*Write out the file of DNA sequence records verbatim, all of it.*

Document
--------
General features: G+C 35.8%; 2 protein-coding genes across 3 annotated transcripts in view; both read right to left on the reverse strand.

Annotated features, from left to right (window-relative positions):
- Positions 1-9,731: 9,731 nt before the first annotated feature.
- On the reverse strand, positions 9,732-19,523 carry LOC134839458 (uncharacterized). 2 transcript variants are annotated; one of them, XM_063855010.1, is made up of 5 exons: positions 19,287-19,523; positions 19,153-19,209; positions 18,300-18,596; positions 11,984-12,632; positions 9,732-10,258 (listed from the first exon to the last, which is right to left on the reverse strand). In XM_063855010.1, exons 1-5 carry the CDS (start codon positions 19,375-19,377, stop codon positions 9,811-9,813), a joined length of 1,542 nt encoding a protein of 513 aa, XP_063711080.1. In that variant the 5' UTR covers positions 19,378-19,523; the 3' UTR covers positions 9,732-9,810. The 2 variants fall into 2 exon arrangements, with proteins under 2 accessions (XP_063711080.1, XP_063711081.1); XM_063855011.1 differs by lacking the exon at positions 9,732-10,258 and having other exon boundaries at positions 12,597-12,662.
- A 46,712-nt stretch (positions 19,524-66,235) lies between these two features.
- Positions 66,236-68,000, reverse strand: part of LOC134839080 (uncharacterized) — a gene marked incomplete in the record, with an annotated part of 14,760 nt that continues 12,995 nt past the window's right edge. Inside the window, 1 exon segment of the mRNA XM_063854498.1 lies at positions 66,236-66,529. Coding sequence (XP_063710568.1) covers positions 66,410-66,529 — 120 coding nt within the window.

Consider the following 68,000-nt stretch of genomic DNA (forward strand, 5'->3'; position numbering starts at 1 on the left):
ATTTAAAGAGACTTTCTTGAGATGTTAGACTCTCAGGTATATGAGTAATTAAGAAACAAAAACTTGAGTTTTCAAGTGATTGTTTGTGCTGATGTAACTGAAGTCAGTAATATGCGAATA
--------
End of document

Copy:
General features: G+C 35.8%; 2 protein-coding genes across 3 annotated transcripts in view; both read right to left on the reverse strand.

Annotated features, from left to right (window-relative positions):
- Positions 1-9,731: 9,731 nt before the first annotated feature.
- On the reverse strand, positions 9,732-19,523 carry LOC134839458 (uncharacterized). 2 transcript variants are annotated; one of them, XM_063855010.1, is made up of 5 exons: positions 19,287-19,523; positions 19,153-19,209; positions 18,300-18,596; positions 11,984-12,632; positions 9,732-10,258 (listed from the first exon to the last, which is right to left on the reverse strand). In XM_063855010.1, exons 1-5 carry the CDS (start codon positions 19,375-19,377, stop codon positions 9,811-9,813), a joined length of 1,542 nt encoding a protein of 513 aa, XP_063711080.1. In that variant the 5' UTR covers positions 19,378-19,523; the 3' UTR covers positions 9,732-9,810. The 2 variants fall into 2 exon arrangements, with proteins under 2 accessions (XP_063711080.1, XP_063711081.1); XM_063855011.1 differs by lacking the exon at positions 9,732-10,258 and having other exon boundaries at positions 12,597-12,662.
- A 46,712-nt stretch (positions 19,524-66,235) lies between these two features.
- Positions 66,236-68,000, reverse strand: part of LOC134839080 (uncharacterized) — a gene marked incomplete in the record, with an annotated part of 14,760 nt that continues 12,995 nt past the window's right edge. Inside the window, 1 exon segment of the mRNA XM_063854498.1 lies at positions 66,236-66,529. Coding sequence (XP_063710568.1) covers positions 66,410-66,529 — 120 coding nt within the window.

Consider the following 68,000-nt stretch of genomic DNA (forward strand, 5'->3'; position numbering starts at 1 on the left):
ATTTAAAGAGACTTTCTTGAGATGTTAGACTCTCAGGTATATGAGTAATTAAGAAACAAAAACTTGAGTTTTCAAGTGATTGTTTGTGCTGATGTAACTGAAGTCAGTAATATGCGAATA